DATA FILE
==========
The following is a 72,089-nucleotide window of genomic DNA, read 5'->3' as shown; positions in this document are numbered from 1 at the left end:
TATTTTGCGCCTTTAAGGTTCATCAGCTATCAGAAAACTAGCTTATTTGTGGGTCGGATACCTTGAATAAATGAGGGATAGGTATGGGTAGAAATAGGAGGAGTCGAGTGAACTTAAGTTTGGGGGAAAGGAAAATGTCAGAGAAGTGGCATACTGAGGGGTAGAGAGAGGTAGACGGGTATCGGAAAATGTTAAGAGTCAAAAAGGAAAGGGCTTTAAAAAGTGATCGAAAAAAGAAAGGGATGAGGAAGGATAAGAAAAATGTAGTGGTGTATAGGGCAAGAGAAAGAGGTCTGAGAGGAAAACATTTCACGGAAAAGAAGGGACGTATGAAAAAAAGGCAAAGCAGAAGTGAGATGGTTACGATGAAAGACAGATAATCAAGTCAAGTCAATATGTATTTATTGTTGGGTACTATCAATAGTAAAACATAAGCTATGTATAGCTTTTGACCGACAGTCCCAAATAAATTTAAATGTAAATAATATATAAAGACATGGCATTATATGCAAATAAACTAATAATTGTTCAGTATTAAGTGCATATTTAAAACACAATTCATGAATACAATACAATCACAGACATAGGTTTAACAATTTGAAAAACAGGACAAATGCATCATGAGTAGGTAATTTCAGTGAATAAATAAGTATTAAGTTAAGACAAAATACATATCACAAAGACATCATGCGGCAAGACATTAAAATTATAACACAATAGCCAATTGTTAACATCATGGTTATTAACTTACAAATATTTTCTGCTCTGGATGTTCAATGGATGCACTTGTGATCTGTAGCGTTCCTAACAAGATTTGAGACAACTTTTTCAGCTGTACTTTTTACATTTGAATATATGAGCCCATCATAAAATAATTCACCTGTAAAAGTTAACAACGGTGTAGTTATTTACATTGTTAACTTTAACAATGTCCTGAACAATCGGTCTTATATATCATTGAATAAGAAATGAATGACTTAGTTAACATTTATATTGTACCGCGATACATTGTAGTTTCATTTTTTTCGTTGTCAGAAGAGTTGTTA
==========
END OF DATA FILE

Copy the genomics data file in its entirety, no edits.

The following is a 72,089-nucleotide window of genomic DNA, read 5'->3' as shown; positions in this document are numbered from 1 at the left end:
TATTTTGCGCCTTTAAGGTTCATCAGCTATCAGAAAACTAGCTTATTTGTGGGTCGGATACCTTGAATAAATGAGGGATAGGTATGGGTAGAAATAGGAGGAGTCGAGTGAACTTAAGTTTGGGGGAAAGGAAAATGTCAGAGAAGTGGCATACTGAGGGGTAGAGAGAGGTAGACGGGTATCGGAAAATGTTAAGAGTCAAAAAGGAAAGGGCTTTAAAAAGTGATCGAAAAAAGAAAGGGATGAGGAAGGATAAGAAAAATGTAGTGGTGTATAGGGCAAGAGAAAGAGGTCTGAGAGGAAAACATTTCACGGAAAAGAAGGGACGTATGAAAAAAAGGCAAAGCAGAAGTGAGATGGTTACGATGAAAGACAGATAATCAAGTCAAGTCAATATGTATTTATTGTTGGGTACTATCAATAGTAAAACATAAGCTATGTATAGCTTTTGACCGACAGTCCCAAATAAATTTAAATGTAAATAATATATAAAGACATGGCATTATATGCAAATAAACTAATAATTGTTCAGTATTAAGTGCATATTTAAAACACAATTCATGAATACAATACAATCACAGACATAGGTTTAACAATTTGAAAAACAGGACAAATGCATCATGAGTAGGTAATTTCAGTGAATAAATAAGTATTAAGTTAAGACAAAATACATATCACAAAGACATCATGCGGCAAGACATTAAAATTATAACACAATAGCCAATTGTTAACATCATGGTTATTAACTTACAAATATTTTCTGCTCTGGATGTTCAATGGATGCACTTGTGATCTGTAGCGTTCCTAACAAGATTTGAGACAACTTTTTCAGCTGTACTTTTTACATTTGAATATATGAGCCCATCATAAAATAATTCACCTGTAAAAGTTAACAACGGTGTAGTTATTTACATTGTTAACTTTAACAATGTCCTGAACAATCGGTCTTATATATCATTGAATAAGAAATGAATGACTTAGTTAACATTTATATTGTACCGCGATACATTGTAGTTTCATTTTTTTCGTTGTCAGAAGAGTTGTTA